High doses of supplemental vitamin B12 needed to correct deficiency
The May 23 2005 issue of the American Medical Association journal Archives of Internal Medicine (http://archinte.ama-assn.org/) published the findings of Dutch researchers that much higher levels of vitamin B12 are needed to remedy a deficiency of the vitamin than are provided by the Netherlands’ recommended dietary allowance of approximately 3 micrograms per day. (In the US, the daily value for vitamin B12 is 6 mcg, however, the Institute of Medicine’s dietary reference intake is lower at 2.4 mcg per day.) A common means of correcting vitamin B12 deficiency is intramuscular injection of the vitamin, however, oral vitamin B12 has also been shown to be effective, although an optimal dose has not been determined.
Daily oral doses of 2.5, 100, 250, 500 and 1000 micrograms cyanocobalamin were administered for 16 weeks to 120 people aged 70 and older with vitamin B12 deficiency determined by low serum B12 and elevated plasma methylmalonic acid (MMA). Methylmalonic acid is a compound that is produced in the body when vitamin B12 is insufficient. Vitamin B12 is additionally needed to remethylate homocysteine to the amino acid methionine, therefore elevated total homocysteine can also be an indicator of B12 deficiency.
The participants’ blood samples were analyzed for cobalamin and MMA at 8 and 16 weeks. Plasma MMA was reduced in all participants at 8 weeks and remained stable through the study’s conclusion. Greater mean reductions in MMA were observed with increasing doses of vitamin B12, however, the highest dose of 1000 micrograms cyanocobalamin lowered MMA by the same percentage (33%) as 500 micrograms. Analysis of the data determined that the lowest dose resulting in 80 to 90 percent of the maximum reduction in MMA varied from 647 to 1032 micrograms per day.
The authors conclude that “the lowest dose of oral cyanocobalamin required to normalize biochemical markers of mild vitamin B12 deficiency in older people with a mild vitamin B12 deficiency is more than 200 times greater than the recommended dietary allowance for vitamin B12 of approximately 3 micrograms per day. Clinical trials are currently assessing the effects of high doses of oral cobalamin on markers of cognitive function and depression . . . However, the present trial demonstrates that much higher doses of cyanocobalamin are required to normalize vitamin B12 deficiency than were previously believed.”
Recent studies show that people with dementia of the Alzheimer's type have elevated levels of homocysteine in their blood. At an international scientific conference held in The Netherlands the week of April 27, 1998 , a team of scientists unveiled findings showing a definitive link between elevated homocysteine and Alzheimer's disease.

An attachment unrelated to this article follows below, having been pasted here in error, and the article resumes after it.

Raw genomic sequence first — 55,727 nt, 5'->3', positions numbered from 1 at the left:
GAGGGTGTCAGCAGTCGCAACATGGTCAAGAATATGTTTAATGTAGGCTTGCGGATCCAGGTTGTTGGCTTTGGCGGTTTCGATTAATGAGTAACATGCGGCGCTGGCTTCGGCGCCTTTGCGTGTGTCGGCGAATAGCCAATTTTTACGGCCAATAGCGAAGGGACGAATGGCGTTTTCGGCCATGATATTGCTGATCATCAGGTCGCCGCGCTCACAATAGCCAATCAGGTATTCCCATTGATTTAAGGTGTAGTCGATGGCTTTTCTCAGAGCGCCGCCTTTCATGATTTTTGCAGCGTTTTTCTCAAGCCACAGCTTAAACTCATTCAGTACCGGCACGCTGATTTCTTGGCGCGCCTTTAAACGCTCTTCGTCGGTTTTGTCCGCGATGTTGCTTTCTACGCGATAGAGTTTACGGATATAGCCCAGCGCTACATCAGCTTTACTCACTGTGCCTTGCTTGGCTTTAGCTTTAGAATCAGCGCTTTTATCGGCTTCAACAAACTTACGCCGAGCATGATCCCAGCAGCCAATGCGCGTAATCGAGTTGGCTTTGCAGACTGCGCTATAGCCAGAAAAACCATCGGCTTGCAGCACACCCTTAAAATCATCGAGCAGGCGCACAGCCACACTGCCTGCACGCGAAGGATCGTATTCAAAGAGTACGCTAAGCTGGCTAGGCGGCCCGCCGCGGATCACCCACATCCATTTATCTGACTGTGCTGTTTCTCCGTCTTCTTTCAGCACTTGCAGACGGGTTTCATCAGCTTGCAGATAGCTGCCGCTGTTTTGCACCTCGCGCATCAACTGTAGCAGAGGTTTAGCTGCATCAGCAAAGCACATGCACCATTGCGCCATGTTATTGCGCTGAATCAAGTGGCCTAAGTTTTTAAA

Research reported at Tufts University in 1995 documented the same finding linking elevated homocysteine and Alzheimer's disease and recommended supplementation with folic acid and vitamin B12. It should be noted that dementia can be caused by a deficiency of vitamin B12, folic acid, and other nutrients, so another reason people with dementia of the Alzheimer's type have elevated homocysteine levels could be that they are suffering from a common vitamin deficiency. Numerous studies conducted on the elderly show that deficiencies of folic acid, vitamin B12, and other nutrients are epidemic in elderly people who do not take vitamin supplements. Since both elevated homocysteine and vitamin deficiencies have been linked to dementia, the best approach to preventing and treating dementia (including Alzheimer's dementia) would appear to be testing the blood for elevated homocysteine and taking methylation enhancing nutrients such as folic acid, TMG, and vitamin B12.
Measuring blood levels of homocysteine is a new and potentially life-saving test that provides information about vitamin and methylation status, in addition to determining levels of toxic homocysteine. Those with a family history of heart disease, stroke, or Alzheimer's disease are at a particular risk for elevated homocysteine. Elevated homocysteine has also been linked to complications in diabetes, lupus, and other chronic diseases. While many people have assumed that because they are taking vitamin supplements, their homocysteine levels will be in a safe range, The Life Extension Foundation has discovered that this might not always be the case.
TMG is also called glycine betaine, but the name “trimethylglycine” signifies that it has three methyl groups attached to each molecule of glycine. Betaine was discovered to be beneficial to heart health back in the 1950’s. Research showing TMG’s ability to promote healthy levels of homocysteine alone or in conjunction with other nutrients, confirms its status as an important nutrient for cardiovascular health.
Check out Life Extension Events for upcoming happenings around the world to keep you informed on the newest findings in health and longevity. Don’t miss the National Conference on Prostate Cancer 2005, which will be held June 16-19, 2005 at the Omni Shoreham Hotel, Washington, D.C.
This year’s theme is “Exploring New Pathways – Sharing the Journey,” and will focus many of the lecture discussions on the “new pathways” for diagnosing, staging and treating prostate cancer.
Who Should Attend?
Prostate Cancer patients and survivors. Spouses, partners and family members (especially sons) Medical professionals who desire to learn more about prostate cancer and to obtain CME credits.